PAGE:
Greek Youth Getting Back to Basics

A couple of weeks ago a retired Greek pharmacist shot himself outside the country’s parliament in protest at austerity measures that include major cuts to pensions. But alongside this story of despairing protest comes news of youths who are adapting to their country’s plight by getting back to basics.

Applications to the American Farm School near Thessaloniki trebled last year and are expected to double this year. Many young Greeks have a patch of land inherited from an elderly parent or grandparent and it seems that they are looking to at least provide themselves with food.

Historically, the farm school’s applicants had been children of farmers from the surrounding countryside, but now more and more city kids are expressing an interest: a sign that the tables are turning for this formerly unpopular career.

“To be honest, it was not my first choice,” admitted Thanos Bizbiroulas, who is in his first year studying for a degree in precision agriculture, “but in the current conditions it seems like the right choice,” he continued.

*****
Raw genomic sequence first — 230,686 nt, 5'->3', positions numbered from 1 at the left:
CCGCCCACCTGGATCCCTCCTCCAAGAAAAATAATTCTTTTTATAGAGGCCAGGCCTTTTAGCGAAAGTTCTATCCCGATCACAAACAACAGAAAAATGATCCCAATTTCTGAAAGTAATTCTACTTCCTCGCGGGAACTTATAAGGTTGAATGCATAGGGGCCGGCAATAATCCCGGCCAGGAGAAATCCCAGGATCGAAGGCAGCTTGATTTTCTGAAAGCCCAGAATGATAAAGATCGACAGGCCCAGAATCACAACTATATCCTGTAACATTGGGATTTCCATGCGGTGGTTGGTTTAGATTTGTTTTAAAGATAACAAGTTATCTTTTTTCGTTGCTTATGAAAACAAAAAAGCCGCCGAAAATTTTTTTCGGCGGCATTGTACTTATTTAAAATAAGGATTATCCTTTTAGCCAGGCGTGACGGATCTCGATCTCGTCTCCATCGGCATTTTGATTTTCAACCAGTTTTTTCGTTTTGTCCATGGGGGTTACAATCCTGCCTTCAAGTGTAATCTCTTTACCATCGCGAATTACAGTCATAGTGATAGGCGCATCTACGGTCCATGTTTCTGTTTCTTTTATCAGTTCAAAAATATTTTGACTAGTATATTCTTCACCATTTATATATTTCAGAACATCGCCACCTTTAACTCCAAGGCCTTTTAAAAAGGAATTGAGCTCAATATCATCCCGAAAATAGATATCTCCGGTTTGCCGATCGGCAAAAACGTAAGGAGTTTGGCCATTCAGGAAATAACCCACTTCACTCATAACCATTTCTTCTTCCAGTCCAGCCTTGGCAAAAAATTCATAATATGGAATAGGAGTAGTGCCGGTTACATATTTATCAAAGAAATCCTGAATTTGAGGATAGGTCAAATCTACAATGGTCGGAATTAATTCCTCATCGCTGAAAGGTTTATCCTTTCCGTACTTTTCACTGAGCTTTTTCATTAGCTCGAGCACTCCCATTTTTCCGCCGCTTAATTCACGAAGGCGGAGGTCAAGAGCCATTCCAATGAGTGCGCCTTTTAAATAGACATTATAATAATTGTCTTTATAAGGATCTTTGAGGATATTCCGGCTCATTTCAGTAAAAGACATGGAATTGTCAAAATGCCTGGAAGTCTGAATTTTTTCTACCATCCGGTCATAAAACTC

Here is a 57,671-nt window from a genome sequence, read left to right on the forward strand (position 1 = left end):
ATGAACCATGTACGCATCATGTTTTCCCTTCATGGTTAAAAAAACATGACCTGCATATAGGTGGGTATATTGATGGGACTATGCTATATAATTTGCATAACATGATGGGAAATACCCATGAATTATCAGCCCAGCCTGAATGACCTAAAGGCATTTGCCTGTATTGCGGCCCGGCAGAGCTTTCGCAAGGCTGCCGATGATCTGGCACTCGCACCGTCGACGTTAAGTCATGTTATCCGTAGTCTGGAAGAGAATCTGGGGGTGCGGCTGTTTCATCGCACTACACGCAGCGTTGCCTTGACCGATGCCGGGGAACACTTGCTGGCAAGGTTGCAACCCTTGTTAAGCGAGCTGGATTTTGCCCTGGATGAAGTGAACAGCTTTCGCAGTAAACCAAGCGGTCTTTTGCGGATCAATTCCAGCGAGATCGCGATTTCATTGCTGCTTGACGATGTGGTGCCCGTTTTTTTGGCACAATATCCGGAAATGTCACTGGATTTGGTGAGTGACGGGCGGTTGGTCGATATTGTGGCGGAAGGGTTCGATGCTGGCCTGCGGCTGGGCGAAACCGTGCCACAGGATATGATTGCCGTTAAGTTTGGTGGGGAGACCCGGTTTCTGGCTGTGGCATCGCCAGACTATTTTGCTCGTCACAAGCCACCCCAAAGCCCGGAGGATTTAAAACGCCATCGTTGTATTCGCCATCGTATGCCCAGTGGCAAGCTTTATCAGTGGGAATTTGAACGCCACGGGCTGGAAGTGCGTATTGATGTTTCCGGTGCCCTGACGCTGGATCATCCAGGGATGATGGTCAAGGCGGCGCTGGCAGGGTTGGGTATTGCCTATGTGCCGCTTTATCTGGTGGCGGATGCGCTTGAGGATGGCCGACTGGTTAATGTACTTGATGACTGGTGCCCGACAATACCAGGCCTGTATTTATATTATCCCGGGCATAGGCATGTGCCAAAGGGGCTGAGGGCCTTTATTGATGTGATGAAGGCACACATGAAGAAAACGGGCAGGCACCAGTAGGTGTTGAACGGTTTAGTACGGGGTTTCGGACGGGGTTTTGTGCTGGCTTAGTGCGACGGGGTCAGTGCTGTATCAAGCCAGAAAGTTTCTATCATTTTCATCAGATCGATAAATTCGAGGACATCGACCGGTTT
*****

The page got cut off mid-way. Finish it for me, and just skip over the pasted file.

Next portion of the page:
Fellow student Vangelis Evangelou agrees that prospects are looking up for the profession. “Young people thought that the future would be working in an office,” he said, “but now they know they were wrong and they are going back to farming.”

The Farm School, founded by a Christian missionary over 100 years ago, today boasts some of the most high tech facilities in the country. Agriculture declined when Greece joined the European Union several decades ago (I believe this was the story in Ireland also) but the sector grew by 32,000 jobs between 2008 and 2010 — mostly filled by Greek nationals — and the new breed of farmers will be more skilled and entrepreneurial than before.

A high school student who is also studying journalism at the Farm School displays a sturdy sort of spirit that should help Greece become economically stable once again:

“No matter how much the taxes are increased or the salaries are decreased, if you have knowledge of farming and produce food on your own, you won’t feel the influence of the economic burden as much,” she said. “You can always, at least, survive.”

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Carolyn Moynihan is deputy editor of MercatorNet.

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